I can relate with them. When I was a graduate student, I had been reading about gender and sexuality for several years—but I’d found most of my readings online or in the education section of the library. One day I was walking through my university’s library, just looking at the call numbers, running my fingers over the books’ spines. At some point, my eyes shifted from call numbers to titles—and, as they sunk in, I stepped back and took in the whole section. For the first time in my life, I was in a huge section of books, all focused on LGBTQ people. I was in my thirties; I’d been out for a decade. Still, it was an amazing moment: here I am. I took out some random book on same-sex love between women in the Middle Ages. It’s me! In the Middle Ages!
Students need to see themselves in history, and in literature, and in their health classes. They need to see themselves in children’s books; there are wonderful young adult and children’s books featuring LGBTQ and gender-creative people and families. Some focus nicely on “issues” like coming out or bullying, but those shouldn’t be the only stories told. The picture book Donovan’s Big Day, for example, features a character who just happens to be gay; Boy Meets Boy offers a nice counter-story for adolescents.
When I taught preschool, I remember our administrators saying we needed to get some of these books for one classroom, because a child in that room had two dads. That was important—but these works belong in all classrooms, and in all homes. They are important for the kids who will grow up to be lesbian, gay, or bisexual; for the kids who maybe already identify as transgender, or who will grow up to; for the kids whose parents are LGBTQ; for the little boy who wants to play with Barbies and the little girl who likes the dinosaurs; and for the kids who might grow up to bully any of their classmates for any of these reasons.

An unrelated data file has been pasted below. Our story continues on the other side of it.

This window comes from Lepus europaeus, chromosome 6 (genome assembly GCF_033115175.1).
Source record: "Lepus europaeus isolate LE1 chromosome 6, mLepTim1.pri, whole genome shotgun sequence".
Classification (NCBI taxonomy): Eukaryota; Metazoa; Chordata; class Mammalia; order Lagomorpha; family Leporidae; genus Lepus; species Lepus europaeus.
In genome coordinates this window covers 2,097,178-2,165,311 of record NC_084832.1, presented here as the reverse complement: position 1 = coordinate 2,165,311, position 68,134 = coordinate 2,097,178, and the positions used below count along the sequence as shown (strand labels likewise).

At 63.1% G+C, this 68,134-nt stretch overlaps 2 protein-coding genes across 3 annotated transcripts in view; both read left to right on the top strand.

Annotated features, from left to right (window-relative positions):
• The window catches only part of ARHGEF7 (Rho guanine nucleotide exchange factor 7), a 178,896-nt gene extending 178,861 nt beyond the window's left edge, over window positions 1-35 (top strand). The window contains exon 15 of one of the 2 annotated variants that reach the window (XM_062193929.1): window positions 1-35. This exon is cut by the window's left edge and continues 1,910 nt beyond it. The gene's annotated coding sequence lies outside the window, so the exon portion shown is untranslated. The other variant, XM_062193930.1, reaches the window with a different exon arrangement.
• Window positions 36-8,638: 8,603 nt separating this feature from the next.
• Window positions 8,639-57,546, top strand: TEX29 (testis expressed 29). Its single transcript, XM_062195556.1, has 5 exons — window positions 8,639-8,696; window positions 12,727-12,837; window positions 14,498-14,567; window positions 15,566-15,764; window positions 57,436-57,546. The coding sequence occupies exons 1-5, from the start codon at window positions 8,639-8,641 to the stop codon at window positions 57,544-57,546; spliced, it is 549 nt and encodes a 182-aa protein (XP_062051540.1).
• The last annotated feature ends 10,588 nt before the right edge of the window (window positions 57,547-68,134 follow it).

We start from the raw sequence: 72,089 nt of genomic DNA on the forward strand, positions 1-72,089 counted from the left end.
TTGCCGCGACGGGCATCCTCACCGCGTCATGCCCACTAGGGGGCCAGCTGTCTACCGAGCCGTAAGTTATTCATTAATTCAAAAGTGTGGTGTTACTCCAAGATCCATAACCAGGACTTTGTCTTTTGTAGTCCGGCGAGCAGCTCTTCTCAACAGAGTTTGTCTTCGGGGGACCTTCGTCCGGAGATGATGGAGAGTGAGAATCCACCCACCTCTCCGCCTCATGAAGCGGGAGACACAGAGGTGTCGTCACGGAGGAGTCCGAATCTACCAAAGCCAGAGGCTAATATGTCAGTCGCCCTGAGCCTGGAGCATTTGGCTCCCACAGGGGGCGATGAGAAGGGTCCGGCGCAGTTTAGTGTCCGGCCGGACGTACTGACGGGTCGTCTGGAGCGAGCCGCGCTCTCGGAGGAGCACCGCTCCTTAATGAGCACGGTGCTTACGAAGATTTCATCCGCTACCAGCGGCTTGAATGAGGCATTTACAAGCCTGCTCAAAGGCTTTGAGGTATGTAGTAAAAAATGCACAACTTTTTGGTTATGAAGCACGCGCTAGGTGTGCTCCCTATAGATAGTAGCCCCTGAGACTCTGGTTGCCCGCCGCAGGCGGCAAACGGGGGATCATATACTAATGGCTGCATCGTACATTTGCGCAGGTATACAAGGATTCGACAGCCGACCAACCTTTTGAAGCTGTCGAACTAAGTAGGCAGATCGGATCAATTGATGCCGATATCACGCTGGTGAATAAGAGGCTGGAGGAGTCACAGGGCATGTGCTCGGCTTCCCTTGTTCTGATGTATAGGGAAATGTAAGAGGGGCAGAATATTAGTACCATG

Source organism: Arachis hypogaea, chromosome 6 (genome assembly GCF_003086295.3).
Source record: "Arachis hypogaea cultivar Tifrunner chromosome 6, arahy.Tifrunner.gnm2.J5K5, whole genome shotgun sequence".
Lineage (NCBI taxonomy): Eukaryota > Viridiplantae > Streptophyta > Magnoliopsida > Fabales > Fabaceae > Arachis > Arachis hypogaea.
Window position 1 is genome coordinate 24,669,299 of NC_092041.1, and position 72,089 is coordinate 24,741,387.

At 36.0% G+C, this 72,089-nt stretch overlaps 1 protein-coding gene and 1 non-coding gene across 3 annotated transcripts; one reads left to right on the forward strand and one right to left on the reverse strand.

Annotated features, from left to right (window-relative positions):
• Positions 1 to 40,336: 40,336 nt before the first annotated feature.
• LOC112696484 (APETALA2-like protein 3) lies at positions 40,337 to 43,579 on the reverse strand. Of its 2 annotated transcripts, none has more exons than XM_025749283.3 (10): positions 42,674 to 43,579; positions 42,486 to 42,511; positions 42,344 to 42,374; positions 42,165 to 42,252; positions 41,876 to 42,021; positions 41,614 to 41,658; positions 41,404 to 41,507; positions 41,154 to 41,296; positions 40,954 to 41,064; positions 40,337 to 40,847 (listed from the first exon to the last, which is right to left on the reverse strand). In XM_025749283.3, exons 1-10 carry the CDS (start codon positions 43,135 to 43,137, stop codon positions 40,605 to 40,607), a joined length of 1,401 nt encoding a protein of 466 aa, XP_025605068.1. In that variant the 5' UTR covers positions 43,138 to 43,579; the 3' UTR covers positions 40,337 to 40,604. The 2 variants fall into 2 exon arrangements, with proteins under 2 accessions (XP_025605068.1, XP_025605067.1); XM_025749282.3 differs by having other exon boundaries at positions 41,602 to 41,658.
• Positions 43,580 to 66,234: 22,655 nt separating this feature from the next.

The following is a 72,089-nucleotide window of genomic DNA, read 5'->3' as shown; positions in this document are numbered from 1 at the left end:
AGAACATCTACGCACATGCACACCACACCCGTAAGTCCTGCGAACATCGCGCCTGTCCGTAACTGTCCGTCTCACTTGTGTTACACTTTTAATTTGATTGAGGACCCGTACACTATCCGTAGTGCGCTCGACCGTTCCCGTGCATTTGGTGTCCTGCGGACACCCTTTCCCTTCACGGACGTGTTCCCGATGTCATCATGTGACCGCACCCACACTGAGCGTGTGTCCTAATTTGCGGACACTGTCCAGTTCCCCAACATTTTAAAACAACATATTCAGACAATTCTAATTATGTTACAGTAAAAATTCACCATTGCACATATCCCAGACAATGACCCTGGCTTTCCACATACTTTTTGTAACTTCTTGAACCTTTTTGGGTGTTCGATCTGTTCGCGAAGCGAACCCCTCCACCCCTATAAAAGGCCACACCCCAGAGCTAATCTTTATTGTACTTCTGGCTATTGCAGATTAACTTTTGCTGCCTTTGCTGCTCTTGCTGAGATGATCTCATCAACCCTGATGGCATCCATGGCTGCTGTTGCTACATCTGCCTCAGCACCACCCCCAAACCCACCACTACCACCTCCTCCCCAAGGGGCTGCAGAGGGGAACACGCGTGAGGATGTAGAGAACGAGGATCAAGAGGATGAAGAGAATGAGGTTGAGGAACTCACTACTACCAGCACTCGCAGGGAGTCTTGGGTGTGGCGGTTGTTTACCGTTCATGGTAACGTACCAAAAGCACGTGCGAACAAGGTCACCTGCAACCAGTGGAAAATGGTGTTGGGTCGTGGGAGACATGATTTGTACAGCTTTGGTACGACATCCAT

I teach future teachers, and I am heartened by the eagerness with which they want to carry out this work. It’s important to them. But they are nervous, understandably so. They wonder how to lead conversations in their classrooms—but they are more afraid of the repercussions they’ll face from parents or administrators. Often the voices of those who are against something are louder than those who are for something. And so I think it’s all of our jobs to make it clear to schools and to teachers that we want them to include this diversity in their curricula, that we feel it’s important—and that we will support them when they do.
And finally, I think we can help young people of all ages think critically about the gendered messages they see all around them. In graduate school, a wonderful mentor told me how she let her daughters play with Barbies—because she knew they’d want them more if she forbade them—but how she talked with them about the dolls’ bodies. “Do I look like that? Do you know anyone who looks like that? Wouldn’t it be silly, really, if we did?”